We would have preferred a mandate for everyone to burn cleaner fuel and the level playing field this would create. However, some owners of larger vessels with higher fuel consumption, including some Supramaxes, are installing scrubbers to take advantage of expected lower cost of heavy fuel oil.
As we cannot risk being competitively disadvantaged, we are well prepared and have arrangements in place with repair yards and scrubber makers to install scrubbers on our owned Supramax vessels. These arrangements include fitting and testing scrubbers to gain experience early and to evaluate the equipment both technically and operationally.
Whichever compliance method owners adopt, we believe that the IMO 2020 regulations will reduce capacity in the short term to the benefit of the freight market, as vessels burning more expensive low-sulphur fuel will operate at more economic slower speeds, and vessels to be retrofitted with scrubbers will be withdrawn from the market for several weeks for scrubber installation.
IMO Greenhouse Gas Reduction Strategy
In April 2018, the IMO announced an ambitious strategy to cut total greenhouse gas emissions from shipping by at least 50% by 2050 (compared to 2008) and improve average CO2 efficiency by at least 40% by 2030 and 70% by 2050. There is much uncertainty about how the market will eventually comply with these targets, future emission limits and the legislations that will in due course be implemented to achieve them. The easiest first step to decrease carbon emissions is to reduce speed, but our view is that these new IMO targets will lead to the development of new fuels, engine technology and vessel designs that are not available or practical today.
We believe the IMO’s greenhouse gas reduction targets and eventual regulations will discourage new ship ordering in the short and medium term until new, fuel, engine technology and lower-emissions ship designs become available.
We expect these major new environmental regulations to be positive for the supply-demand balance and benefit larger, stronger companies with high quality fleets that are better positioned to adapt and cope both practically and financially with compliance and new technology.
Other Current Regulations
The implementation of an Electronic Chart Display and Information System (ECDIS) for paperless navigation became mandatory for all our ships in July 2018. We completed retrofitting ECDIS across our fleet in 2014-2017 and trained our navigating officers in its use and rolled out ECDIS as a primary means of navigation on all our ships well in advance of the implementation schedule.
EU MRV (Monitoring, Reporting, Verification) regulations require ship owners to monitor, report and verify CO2 emissions for vessels calling at EU, Norwegian and Icelandic ports, for which mandatory data collection commenced on 1 January 2018.
IMO’s DCS (Data Collection System) for ships’ fuel oil consumption commenced on 1 January 2019, so that verified aggregated data is reported to flag states for entry into IMO’s ship fuel oil consumption database.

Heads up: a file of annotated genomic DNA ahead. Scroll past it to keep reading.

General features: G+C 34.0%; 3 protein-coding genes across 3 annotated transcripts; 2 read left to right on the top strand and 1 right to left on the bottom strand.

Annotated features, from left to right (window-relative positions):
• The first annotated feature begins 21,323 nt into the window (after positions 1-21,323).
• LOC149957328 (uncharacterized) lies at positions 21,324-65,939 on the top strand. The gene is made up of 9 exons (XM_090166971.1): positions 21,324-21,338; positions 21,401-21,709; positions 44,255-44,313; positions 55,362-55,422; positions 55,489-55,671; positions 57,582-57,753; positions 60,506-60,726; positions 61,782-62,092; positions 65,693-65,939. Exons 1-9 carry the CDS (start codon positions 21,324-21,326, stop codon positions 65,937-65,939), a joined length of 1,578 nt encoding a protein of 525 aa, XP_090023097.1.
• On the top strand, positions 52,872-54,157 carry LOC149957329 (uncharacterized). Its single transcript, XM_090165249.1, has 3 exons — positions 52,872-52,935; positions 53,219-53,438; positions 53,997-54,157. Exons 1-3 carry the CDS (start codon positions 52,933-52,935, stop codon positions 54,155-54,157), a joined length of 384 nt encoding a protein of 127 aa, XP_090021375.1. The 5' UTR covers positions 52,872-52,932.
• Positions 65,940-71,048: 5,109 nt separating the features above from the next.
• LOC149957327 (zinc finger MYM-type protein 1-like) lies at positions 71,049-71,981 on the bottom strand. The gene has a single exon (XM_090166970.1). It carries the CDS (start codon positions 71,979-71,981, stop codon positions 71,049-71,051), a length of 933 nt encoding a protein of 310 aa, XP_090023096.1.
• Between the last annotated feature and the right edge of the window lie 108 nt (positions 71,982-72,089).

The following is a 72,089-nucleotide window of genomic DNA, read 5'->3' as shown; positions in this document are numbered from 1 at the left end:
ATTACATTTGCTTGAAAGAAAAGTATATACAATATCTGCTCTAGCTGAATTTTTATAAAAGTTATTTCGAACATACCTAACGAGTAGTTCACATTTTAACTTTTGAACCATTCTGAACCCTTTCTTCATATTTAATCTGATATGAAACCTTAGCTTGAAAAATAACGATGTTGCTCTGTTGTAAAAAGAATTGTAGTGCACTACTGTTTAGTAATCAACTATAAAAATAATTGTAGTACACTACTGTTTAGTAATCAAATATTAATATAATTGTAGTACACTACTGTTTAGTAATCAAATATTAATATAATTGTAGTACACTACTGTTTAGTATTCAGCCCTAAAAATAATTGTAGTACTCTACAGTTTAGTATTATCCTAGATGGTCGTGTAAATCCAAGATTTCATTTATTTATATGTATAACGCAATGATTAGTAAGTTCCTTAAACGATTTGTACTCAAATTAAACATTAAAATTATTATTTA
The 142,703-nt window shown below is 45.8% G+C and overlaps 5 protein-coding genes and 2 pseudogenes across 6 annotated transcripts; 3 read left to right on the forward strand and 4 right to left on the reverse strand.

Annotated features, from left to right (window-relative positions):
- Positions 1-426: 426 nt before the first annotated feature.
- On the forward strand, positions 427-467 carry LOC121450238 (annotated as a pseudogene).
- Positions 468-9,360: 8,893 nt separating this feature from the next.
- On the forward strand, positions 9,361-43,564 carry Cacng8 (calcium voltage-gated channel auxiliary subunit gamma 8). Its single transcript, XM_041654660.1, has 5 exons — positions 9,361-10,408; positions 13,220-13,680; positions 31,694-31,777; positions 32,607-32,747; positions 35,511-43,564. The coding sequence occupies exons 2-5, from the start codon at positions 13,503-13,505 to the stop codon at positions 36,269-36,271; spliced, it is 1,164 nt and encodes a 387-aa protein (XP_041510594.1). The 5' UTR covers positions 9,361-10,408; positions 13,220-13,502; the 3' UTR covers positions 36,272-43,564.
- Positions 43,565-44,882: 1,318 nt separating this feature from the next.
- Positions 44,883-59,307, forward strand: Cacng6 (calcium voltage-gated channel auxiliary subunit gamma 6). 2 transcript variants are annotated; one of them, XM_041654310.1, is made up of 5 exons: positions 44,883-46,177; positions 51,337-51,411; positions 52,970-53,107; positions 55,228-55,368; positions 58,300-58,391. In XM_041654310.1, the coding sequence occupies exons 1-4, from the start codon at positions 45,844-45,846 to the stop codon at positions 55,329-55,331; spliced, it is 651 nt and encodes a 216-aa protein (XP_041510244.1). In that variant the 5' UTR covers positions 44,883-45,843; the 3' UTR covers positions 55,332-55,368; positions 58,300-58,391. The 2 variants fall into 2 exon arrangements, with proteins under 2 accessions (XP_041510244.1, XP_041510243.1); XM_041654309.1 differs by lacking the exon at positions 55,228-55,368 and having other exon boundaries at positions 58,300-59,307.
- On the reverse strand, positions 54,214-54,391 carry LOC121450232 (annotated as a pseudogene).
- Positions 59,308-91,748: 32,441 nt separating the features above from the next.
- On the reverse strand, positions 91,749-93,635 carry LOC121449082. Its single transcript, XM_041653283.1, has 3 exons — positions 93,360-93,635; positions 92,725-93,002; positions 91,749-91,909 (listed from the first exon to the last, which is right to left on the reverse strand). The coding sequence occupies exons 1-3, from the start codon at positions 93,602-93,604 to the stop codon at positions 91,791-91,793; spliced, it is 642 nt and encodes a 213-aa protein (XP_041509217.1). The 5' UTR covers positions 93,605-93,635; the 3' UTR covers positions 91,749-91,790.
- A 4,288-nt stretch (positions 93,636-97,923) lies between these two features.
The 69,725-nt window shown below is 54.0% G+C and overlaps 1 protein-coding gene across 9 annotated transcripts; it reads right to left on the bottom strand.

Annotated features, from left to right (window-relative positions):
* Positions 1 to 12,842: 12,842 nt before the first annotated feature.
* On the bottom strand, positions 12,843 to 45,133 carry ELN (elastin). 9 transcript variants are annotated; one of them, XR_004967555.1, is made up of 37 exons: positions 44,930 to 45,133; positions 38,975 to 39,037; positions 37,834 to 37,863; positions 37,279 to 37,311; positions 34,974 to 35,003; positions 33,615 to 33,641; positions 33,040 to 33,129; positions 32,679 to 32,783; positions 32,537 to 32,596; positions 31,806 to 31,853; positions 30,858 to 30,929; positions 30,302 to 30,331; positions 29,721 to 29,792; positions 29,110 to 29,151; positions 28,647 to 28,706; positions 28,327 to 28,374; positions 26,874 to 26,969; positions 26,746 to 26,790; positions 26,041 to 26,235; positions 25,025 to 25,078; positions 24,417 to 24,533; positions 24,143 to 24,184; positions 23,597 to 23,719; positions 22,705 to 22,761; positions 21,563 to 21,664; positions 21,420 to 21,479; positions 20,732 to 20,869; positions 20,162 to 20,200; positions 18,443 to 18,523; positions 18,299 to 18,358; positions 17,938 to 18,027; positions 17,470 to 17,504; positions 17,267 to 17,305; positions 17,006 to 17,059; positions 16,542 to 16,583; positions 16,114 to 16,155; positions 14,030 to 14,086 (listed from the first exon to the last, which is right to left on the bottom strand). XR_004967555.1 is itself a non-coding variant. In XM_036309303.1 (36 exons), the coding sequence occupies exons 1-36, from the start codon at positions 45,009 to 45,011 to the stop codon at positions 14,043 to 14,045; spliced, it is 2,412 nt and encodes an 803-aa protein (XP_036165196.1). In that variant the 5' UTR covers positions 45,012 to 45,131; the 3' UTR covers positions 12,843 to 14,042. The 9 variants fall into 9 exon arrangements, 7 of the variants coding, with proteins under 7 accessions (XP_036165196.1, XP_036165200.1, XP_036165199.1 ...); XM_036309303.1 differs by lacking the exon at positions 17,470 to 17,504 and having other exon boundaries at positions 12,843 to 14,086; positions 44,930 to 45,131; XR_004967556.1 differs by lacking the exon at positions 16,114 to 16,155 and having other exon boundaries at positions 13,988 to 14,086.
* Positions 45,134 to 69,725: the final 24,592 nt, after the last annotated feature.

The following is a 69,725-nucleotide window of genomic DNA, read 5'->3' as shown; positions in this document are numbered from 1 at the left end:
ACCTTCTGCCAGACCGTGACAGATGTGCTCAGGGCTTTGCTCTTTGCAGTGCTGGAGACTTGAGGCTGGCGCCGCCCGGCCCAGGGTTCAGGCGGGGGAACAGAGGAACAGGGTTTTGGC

We have developed and integrated MRV procedures into our existing management system for both EU MRV and IMO DCS compliance.
We are also making preparations to attain IHM (Inventory of Hazardous Materials) certification regarding the control of hazardous materials on ships to comply with the Hong Kong Convention for the Safe and Environmentally Sound Recycling of Ships by December 2020.
AN EXPERIENCED, RELIABLE TEAM
We are fortunate to have an excellent team of people who endow our company with world-class expertise and professionalism right across our business. All share sensible values and a passion for delivering excellent service. And thanks in particular to our award-winning in-house technical operations, we are fully prepared to meet the challenges of new environmental and other maritime regulations.
THIS CSR REPORT
This document is our third standalone CSR Report, a comprehensive CSR reference document to better satisfy the growing interest in our CSR responsibilities and performance and to clearly address the disclosure requirements of the Environmental, Social and Governance Reporting Guide (“ESG Guide”) of The Stock Exchange of Hong Kong.
The focus of these pages is on how we tackle our responsibilities for the safety and wellbeing of our staff and ethical business practice, and our responsibilities towards the environment and the communities in which we operate. As a large player in our sector with an ambitious vision for the future, we recognise our responsibilities in these areas which have a bearing on the long-term sustainability of our business.
Commentary relating to our economic sustainability and a detailed account of our corporate governance continue to feature in our Annual Report. We remain committed to the concepts of “Integrated Reporting”, and provide linkage between sections in our 2018 Annual Report and this CSR Report (and vice versa). We encourage you to read the two documents in tandem.
We welcome any feedback from our stakeholders on our CSR programme and the scope and materiality of the contents of this report. A feedback form and contact details are provided.
Chief Executive Officer